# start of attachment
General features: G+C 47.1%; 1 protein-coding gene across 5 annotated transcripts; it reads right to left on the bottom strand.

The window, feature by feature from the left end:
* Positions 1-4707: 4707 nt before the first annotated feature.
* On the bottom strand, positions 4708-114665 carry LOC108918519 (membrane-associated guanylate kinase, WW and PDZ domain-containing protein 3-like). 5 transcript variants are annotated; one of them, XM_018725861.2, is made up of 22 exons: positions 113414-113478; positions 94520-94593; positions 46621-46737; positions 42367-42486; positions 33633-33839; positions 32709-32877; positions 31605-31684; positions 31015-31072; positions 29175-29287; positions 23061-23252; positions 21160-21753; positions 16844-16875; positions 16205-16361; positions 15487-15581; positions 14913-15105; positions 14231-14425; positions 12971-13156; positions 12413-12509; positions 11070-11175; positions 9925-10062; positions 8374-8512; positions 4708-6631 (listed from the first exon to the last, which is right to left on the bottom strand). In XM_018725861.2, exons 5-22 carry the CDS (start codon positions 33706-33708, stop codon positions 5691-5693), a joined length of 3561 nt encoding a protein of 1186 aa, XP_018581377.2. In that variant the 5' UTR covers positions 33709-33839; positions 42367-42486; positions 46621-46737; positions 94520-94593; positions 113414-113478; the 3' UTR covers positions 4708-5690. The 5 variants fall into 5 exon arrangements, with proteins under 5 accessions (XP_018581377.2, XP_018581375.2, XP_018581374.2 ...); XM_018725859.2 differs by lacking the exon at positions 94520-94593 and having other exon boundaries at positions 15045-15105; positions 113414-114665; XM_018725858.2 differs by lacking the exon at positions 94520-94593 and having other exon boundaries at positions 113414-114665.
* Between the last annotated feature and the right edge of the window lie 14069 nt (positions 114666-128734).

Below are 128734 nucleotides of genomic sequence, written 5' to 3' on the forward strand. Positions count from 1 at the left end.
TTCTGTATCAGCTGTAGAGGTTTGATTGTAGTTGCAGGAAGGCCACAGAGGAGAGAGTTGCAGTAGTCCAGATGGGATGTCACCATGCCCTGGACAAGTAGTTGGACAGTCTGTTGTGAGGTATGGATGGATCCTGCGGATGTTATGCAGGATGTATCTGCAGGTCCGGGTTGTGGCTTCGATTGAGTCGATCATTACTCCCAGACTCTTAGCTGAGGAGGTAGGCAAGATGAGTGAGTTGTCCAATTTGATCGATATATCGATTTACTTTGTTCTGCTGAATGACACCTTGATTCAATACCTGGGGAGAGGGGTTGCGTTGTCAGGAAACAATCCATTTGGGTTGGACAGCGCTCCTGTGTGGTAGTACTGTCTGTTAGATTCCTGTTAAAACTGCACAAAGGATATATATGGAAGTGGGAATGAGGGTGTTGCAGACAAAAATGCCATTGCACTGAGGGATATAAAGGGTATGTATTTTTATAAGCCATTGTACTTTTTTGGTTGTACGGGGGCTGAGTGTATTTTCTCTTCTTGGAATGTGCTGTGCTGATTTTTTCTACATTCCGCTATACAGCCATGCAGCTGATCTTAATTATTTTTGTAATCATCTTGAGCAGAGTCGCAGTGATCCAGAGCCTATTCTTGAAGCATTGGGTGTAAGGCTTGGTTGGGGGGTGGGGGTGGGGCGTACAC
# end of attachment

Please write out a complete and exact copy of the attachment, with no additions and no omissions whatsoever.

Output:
General features: G+C 47.1%; 1 protein-coding gene across 5 annotated transcripts; it reads right to left on the bottom strand.

The window, feature by feature from the left end:
* Positions 1-4707: 4707 nt before the first annotated feature.
* On the bottom strand, positions 4708-114665 carry LOC108918519 (membrane-associated guanylate kinase, WW and PDZ domain-containing protein 3-like). 5 transcript variants are annotated; one of them, XM_018725861.2, is made up of 22 exons: positions 113414-113478; positions 94520-94593; positions 46621-46737; positions 42367-42486; positions 33633-33839; positions 32709-32877; positions 31605-31684; positions 31015-31072; positions 29175-29287; positions 23061-23252; positions 21160-21753; positions 16844-16875; positions 16205-16361; positions 15487-15581; positions 14913-15105; positions 14231-14425; positions 12971-13156; positions 12413-12509; positions 11070-11175; positions 9925-10062; positions 8374-8512; positions 4708-6631 (listed from the first exon to the last, which is right to left on the bottom strand). In XM_018725861.2, exons 5-22 carry the CDS (start codon positions 33706-33708, stop codon positions 5691-5693), a joined length of 3561 nt encoding a protein of 1186 aa, XP_018581377.2. In that variant the 5' UTR covers positions 33709-33839; positions 42367-42486; positions 46621-46737; positions 94520-94593; positions 113414-113478; the 3' UTR covers positions 4708-5690. The 5 variants fall into 5 exon arrangements, with proteins under 5 accessions (XP_018581377.2, XP_018581375.2, XP_018581374.2 ...); XM_018725859.2 differs by lacking the exon at positions 94520-94593 and having other exon boundaries at positions 15045-15105; positions 113414-114665; XM_018725858.2 differs by lacking the exon at positions 94520-94593 and having other exon boundaries at positions 113414-114665.
* Between the last annotated feature and the right edge of the window lie 14069 nt (positions 114666-128734).

Below are 128734 nucleotides of genomic sequence, written 5' to 3' on the forward strand. Positions count from 1 at the left end.
TTCTGTATCAGCTGTAGAGGTTTGATTGTAGTTGCAGGAAGGCCACAGAGGAGAGAGTTGCAGTAGTCCAGATGGGATGTCACCATGCCCTGGACAAGTAGTTGGACAGTCTGTTGTGAGGTATGGATGGATCCTGCGGATGTTATGCAGGATGTATCTGCAGGTCCGGGTTGTGGCTTCGATTGAGTCGATCATTACTCCCAGACTCTTAGCTGAGGAGGTAGGCAAGATGAGTGAGTTGTCCAATTTGATCGATATATCGATTTACTTTGTTCTGCTGAATGACACCTTGATTCAATACCTGGGGAGAGGGGTTGCGTTGTCAGGAAACAATCCATTTGGGTTGGACAGCGCTCCTGTGTGGTAGTACTGTCTGTTAGATTCCTGTTAAAACTGCACAAAGGATATATATGGAAGTGGGAATGAGGGTGTTGCAGACAAAAATGCCATTGCACTGAGGGATATAAAGGGTATGTATTTTTATAAGCCATTGTACTTTTTTGGTTGTACGGGGGCTGAGTGTATTTTCTCTTCTTGGAATGTGCTGTGCTGATTTTTTCTACATTCCGCTATACAGCCATGCAGCTGATCTTAATTATTTTTGTAATCATCTTGAGCAGAGTCGCAGTGATCCAGAGCCTATTCTTGAAGCATTGGGTGTAAGGCTTGGTTGGGGGGTGGGGGTGGGGCGTACAC